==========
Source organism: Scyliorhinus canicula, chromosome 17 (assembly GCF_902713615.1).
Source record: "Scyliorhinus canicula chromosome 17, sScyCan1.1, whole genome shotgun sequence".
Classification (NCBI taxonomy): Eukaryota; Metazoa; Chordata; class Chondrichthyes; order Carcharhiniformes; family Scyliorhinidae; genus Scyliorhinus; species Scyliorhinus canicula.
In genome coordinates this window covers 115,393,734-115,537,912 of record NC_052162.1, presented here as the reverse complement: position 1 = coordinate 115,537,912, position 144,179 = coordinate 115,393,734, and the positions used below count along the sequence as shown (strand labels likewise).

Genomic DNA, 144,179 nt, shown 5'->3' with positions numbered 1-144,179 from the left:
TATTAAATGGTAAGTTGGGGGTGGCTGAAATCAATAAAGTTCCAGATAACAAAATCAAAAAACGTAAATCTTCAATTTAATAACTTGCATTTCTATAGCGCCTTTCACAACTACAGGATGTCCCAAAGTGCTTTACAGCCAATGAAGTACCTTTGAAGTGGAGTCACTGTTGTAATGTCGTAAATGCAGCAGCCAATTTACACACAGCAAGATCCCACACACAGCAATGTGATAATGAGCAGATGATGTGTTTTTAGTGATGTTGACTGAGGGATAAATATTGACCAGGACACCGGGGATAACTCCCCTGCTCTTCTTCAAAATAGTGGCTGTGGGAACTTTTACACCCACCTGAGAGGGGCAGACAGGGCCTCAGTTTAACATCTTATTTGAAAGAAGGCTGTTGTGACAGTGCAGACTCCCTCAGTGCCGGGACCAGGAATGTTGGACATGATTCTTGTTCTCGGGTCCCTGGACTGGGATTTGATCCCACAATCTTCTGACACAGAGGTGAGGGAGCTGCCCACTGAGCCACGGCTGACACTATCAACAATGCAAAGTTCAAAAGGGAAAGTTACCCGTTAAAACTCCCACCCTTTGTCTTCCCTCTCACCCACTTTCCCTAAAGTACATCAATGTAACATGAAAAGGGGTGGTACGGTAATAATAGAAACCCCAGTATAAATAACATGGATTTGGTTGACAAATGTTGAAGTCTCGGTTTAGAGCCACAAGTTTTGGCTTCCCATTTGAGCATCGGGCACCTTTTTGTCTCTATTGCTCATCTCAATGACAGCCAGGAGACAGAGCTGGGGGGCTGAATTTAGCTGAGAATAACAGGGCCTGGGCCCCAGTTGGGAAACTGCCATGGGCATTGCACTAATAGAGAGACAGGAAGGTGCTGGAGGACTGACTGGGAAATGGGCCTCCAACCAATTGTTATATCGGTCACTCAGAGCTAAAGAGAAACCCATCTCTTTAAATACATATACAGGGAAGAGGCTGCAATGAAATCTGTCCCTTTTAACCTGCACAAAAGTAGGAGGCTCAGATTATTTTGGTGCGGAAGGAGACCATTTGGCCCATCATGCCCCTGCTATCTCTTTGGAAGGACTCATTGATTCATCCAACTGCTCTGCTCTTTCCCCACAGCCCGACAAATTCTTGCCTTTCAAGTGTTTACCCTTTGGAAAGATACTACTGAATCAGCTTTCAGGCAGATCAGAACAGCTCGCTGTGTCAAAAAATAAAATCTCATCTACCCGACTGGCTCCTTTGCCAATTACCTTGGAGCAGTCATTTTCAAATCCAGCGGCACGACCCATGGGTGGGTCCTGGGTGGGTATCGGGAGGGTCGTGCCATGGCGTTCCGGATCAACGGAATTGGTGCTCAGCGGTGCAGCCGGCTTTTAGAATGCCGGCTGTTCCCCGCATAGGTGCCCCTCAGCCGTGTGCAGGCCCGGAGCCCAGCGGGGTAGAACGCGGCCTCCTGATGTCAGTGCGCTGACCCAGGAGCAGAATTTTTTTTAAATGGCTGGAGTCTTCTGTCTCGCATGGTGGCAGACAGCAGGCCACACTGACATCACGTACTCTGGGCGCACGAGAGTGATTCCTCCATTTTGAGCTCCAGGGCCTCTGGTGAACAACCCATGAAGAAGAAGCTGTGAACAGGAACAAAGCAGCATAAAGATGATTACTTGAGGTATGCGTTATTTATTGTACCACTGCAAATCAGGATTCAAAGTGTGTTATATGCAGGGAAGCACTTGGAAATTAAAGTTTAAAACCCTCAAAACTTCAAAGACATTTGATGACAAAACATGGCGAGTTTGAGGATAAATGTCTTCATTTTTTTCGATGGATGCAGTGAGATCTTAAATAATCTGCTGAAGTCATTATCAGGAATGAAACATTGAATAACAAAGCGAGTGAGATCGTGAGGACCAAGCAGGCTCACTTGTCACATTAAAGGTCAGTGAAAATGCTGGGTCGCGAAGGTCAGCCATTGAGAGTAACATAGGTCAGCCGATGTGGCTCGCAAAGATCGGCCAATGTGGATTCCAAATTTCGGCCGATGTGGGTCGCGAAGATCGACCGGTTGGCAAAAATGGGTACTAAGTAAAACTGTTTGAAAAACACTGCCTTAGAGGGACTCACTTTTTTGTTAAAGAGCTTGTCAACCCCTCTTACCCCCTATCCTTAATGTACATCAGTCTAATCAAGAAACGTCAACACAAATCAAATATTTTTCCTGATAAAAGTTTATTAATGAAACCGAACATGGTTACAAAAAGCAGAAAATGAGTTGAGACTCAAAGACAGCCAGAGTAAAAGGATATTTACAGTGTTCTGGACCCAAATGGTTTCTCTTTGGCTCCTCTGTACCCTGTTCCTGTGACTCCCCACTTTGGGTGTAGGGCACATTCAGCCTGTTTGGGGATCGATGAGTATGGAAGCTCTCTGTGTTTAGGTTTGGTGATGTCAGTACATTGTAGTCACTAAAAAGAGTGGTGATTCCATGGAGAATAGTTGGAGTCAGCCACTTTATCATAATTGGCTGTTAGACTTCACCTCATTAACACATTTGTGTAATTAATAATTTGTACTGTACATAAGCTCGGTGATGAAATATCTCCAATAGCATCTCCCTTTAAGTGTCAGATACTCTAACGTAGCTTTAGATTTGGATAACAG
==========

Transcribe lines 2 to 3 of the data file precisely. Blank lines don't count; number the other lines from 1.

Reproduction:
Source record: "Scyliorhinus canicula chromosome 17, sScyCan1.1, whole genome shotgun sequence".
Classification (NCBI taxonomy): Eukaryota; Metazoa; Chordata; class Chondrichthyes; order Carcharhiniformes; family Scyliorhinidae; genus Scyliorhinus; species Scyliorhinus canicula.